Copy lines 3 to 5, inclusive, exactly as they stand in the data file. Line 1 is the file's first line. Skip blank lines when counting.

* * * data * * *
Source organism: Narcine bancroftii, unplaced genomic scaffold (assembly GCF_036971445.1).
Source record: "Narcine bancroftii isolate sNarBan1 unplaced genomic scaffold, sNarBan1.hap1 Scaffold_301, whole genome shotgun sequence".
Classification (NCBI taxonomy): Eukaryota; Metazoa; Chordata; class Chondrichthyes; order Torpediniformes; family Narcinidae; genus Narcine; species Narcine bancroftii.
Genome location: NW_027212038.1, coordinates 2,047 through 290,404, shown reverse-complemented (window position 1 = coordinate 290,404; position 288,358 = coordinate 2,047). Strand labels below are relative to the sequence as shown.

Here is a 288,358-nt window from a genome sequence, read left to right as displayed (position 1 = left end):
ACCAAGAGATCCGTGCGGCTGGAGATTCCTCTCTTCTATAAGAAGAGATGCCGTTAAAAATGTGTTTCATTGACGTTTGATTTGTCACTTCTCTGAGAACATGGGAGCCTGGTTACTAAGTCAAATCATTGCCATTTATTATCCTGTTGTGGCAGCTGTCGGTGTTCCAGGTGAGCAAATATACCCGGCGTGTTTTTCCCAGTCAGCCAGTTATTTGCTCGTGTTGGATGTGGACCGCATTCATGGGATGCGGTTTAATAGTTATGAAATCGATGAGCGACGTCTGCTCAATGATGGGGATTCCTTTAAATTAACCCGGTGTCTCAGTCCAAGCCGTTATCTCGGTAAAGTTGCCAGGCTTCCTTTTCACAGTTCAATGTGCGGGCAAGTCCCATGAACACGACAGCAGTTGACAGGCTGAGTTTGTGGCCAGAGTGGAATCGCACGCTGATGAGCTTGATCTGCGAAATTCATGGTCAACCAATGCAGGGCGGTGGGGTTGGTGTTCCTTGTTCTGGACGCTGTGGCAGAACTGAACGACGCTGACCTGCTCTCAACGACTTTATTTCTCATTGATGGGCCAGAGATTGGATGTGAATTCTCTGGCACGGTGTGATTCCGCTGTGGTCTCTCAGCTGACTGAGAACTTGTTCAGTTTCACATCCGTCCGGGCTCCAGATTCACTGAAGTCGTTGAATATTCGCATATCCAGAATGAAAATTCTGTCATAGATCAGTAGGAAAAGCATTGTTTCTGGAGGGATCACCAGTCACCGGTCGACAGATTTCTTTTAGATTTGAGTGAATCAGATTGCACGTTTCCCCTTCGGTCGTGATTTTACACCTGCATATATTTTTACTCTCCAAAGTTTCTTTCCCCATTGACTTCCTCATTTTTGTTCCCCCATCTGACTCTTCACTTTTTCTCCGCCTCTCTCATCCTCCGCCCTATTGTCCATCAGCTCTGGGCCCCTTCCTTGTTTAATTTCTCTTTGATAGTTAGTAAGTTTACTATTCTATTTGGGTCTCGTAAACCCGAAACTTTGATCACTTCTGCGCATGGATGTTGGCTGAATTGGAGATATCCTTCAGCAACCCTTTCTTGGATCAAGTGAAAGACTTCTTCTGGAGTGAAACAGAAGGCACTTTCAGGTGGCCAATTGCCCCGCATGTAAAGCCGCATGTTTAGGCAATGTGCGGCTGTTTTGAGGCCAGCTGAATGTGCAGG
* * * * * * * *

Classification (NCBI taxonomy): Eukaryota; Metazoa; Chordata; class Chondrichthyes; order Torpediniformes; family Narcinidae; genus Narcine; species Narcine bancroftii.
Genome location: NW_027212038.1, coordinates 2,047 through 290,404, shown reverse-complemented (window position 1 = coordinate 290,404; position 288,358 = coordinate 2,047). Strand labels below are relative to the sequence as shown.

Here is a 288,358-nt window from a genome sequence, read left to right as displayed (position 1 = left end):